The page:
Hollywood keeps making new versions of classic films because the passing of time creates new generations to entertain. Producers bet that, given fresh alterations to script and cast, the old moneymakers will attract new audiences to the box office.
Bible publishers share the same motivation as they devise new versions of the Good Book for special audiences. Today, for example, there are popular versions of the New Testament in illustrated paperback editions aimed at teenagers. Not long ago I was sent a review copy of a hardcover Bible especially intended for male golfers.
In every case the biblical text is unaltered; all that changes is the audience being addressed.
The Bible, of course, is the world's most popular book. Michelle Boorstein, writing in The Washington Post, notes that two contemporary translations (the Catholic New American Bible and the evangelical New International Version) together have been printed more than 415 million times.
Unlike the usual run of best-selling books, the Bible is rarely read cover-to-cover, but only selectively. The reason is that the Bible is actually a compendium of 66 distinct books, composed over millennia. Taken collectively, they illustrate God's initiatives toward humankind, but each selection has a different purpose. The Psalms, for example, were originally songs. The Epistles were letters written to specific audiences.
Biblical scholarship is a highly developed science requiring knowledge of ancient Hebrew and Greek. English translations reflect careful study of the ancient texts and culture. Some believers boast that they honor every verse of the Bible literally, but scholars caution that the precise meaning of some passages has yet to be ascertained.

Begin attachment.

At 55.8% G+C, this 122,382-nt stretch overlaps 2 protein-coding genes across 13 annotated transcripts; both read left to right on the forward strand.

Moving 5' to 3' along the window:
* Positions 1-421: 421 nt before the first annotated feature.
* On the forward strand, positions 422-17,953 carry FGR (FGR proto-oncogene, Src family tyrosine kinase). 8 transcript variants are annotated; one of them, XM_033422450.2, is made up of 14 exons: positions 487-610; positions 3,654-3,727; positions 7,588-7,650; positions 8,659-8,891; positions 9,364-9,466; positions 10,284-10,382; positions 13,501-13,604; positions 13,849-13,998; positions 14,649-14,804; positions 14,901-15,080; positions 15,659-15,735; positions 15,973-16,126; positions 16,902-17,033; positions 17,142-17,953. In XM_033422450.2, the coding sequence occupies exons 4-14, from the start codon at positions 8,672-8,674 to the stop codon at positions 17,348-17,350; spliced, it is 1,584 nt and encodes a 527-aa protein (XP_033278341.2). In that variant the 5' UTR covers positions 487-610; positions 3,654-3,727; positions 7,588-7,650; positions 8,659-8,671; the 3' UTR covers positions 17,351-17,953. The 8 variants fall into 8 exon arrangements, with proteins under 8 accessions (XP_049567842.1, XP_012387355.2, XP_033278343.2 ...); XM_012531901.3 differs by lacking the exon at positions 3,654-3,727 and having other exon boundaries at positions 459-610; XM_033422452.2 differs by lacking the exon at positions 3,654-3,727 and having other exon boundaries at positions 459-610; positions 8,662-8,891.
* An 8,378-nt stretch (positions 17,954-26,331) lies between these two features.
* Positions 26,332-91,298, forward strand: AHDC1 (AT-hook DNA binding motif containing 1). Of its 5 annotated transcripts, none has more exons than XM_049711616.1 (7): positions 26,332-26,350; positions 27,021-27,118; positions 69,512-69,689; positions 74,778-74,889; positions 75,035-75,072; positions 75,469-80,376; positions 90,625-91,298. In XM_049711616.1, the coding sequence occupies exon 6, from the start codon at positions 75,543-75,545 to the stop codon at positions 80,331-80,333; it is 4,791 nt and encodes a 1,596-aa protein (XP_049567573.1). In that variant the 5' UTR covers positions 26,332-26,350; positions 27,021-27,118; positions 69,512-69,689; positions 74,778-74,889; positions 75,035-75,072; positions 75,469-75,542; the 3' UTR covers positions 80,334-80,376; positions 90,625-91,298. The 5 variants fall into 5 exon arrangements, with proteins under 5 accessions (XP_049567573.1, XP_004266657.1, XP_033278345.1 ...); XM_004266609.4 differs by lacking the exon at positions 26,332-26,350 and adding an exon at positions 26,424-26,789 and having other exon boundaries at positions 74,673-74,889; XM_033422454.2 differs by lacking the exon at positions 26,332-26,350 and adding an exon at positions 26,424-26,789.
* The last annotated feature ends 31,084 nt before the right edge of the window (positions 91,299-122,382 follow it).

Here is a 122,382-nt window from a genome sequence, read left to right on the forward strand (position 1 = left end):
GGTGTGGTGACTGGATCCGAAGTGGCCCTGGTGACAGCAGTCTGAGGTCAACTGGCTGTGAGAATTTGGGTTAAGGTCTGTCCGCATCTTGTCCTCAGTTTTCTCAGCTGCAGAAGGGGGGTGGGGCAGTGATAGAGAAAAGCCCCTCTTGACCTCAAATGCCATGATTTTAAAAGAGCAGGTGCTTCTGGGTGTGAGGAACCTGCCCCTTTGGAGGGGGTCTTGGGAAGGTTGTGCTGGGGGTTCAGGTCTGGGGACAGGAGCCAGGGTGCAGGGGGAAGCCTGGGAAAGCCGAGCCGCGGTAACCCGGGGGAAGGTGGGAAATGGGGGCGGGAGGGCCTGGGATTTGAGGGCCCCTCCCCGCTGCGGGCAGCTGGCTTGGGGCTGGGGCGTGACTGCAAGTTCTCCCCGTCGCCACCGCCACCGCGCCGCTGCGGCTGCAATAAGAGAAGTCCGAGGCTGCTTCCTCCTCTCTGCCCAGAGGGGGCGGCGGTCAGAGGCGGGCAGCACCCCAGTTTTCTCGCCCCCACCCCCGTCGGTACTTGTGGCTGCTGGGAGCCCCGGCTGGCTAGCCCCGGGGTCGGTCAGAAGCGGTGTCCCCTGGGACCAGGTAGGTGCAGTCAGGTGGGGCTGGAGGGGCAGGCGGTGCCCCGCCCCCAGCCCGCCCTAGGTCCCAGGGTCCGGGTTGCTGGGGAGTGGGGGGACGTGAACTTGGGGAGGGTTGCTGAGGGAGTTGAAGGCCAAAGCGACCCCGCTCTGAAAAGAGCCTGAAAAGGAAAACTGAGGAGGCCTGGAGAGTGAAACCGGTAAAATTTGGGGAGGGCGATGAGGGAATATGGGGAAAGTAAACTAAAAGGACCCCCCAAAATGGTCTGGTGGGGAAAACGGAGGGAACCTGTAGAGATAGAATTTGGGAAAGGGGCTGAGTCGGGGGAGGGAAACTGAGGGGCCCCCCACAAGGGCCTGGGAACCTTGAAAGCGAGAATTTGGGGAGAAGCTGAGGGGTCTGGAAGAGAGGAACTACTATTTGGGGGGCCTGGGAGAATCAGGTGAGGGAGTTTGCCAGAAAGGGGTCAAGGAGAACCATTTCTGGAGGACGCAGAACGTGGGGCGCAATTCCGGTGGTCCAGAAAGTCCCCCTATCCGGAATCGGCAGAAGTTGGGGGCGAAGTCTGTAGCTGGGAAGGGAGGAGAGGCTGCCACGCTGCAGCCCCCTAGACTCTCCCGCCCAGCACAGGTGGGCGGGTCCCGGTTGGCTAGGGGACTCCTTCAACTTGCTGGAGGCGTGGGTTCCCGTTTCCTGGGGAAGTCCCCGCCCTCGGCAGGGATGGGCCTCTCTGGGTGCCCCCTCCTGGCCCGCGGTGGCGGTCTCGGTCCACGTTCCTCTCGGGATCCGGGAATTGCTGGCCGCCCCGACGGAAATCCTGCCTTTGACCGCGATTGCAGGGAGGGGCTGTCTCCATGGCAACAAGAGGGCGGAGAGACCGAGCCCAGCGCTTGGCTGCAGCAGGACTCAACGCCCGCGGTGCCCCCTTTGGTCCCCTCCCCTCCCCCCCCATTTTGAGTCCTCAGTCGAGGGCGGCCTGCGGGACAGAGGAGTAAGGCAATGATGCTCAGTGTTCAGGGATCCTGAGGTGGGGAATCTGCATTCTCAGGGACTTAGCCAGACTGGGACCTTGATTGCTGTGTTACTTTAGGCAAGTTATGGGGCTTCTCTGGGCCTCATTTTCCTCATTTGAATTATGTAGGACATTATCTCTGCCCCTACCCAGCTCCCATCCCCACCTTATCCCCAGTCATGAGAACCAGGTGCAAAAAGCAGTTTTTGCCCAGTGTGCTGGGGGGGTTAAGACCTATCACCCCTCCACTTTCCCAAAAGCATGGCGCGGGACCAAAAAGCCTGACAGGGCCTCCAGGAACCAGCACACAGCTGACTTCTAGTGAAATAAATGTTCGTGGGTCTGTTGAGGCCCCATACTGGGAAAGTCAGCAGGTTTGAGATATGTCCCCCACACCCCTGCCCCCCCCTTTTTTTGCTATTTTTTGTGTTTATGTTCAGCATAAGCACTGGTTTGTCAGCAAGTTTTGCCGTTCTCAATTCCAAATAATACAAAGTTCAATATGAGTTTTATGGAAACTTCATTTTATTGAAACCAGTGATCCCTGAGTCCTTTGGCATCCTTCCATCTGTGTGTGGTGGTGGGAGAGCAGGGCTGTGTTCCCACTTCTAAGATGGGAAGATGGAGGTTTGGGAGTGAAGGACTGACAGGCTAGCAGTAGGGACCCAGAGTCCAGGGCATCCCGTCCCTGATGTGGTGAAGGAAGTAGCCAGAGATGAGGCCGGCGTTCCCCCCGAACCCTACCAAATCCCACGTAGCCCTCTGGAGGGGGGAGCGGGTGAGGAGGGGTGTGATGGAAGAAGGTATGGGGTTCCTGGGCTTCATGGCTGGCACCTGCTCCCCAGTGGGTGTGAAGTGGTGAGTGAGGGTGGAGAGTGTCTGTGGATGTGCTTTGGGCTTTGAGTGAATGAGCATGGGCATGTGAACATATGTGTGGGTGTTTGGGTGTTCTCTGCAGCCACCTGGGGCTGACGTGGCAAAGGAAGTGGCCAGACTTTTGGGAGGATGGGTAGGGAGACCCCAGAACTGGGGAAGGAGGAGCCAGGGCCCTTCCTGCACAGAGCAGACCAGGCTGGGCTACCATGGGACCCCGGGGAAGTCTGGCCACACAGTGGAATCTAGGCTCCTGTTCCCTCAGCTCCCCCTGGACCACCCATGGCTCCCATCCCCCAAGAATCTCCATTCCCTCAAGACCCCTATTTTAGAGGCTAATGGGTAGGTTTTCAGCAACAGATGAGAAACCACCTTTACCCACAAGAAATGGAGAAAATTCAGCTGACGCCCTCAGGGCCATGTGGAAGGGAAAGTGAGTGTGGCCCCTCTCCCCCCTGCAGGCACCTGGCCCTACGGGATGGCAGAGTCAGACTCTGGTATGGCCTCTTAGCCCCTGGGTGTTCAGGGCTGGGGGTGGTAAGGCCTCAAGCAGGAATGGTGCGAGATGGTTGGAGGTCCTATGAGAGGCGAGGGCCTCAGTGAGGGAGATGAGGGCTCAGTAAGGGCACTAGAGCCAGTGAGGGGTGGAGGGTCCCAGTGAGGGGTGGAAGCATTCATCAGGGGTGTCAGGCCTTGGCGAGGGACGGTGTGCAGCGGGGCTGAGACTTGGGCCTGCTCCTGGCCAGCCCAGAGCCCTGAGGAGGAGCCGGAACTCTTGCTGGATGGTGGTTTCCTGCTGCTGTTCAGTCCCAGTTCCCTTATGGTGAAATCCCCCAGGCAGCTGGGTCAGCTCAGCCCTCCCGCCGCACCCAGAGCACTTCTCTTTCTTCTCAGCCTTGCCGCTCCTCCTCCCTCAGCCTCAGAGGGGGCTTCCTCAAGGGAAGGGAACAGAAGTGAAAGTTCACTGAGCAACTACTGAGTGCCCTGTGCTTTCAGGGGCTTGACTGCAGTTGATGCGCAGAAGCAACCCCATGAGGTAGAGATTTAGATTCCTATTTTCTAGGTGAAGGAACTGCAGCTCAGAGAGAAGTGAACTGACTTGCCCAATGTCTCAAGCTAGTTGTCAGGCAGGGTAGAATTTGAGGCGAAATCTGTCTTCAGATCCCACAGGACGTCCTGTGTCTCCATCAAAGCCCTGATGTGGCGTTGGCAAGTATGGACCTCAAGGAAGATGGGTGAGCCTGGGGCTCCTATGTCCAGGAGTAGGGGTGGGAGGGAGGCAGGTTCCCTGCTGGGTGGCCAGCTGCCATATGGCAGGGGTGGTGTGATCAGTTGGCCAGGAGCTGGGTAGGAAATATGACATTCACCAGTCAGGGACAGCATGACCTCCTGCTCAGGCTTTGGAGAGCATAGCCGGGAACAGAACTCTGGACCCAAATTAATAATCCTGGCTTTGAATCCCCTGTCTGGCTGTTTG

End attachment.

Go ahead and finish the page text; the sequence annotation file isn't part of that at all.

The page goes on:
As a young man I studied biblical Hebrew and Greek just long enough to feel inadequate to make informed translations into English. Accordingly, on my shelf I have half a dozen versions that I consult before writing for publication.
My current writing project is a guide to the parables of Jesus. Years ago, when I published a commentary on Jesus' Sermon on the Mount, I used J.B. Phillips' translation of the New Testament, because it was almost shockingly fresh and straightforward compared to the poetic King James version. This time around I decided to employ the New International Version of the complete text for no better reason than that it is the translation most accepted in American churches. It dates from 1973, revised in 1984.
I was premature. At the beginning of Lent this year publishers issued updated versions of both the New American Bible and the New International Version.
Don't feel you must rush out to get the latest versions. The alterations are few and relatively minor. For example, in Mark 15:27 the text formerly read: "They crucified two robbers with him, one on his right and one on his left." In the new version "robbers" are referred to as "rebels."
Fortunately, the translators did not call them terrorists. That would be a stretch.
David Yount is the author of 14 books, including Breaking Through God's Silence (Simon & Schuster). He answers readers at P.O. Box 2758, Woodbridge, VA 22195 and firstname.lastname@example.org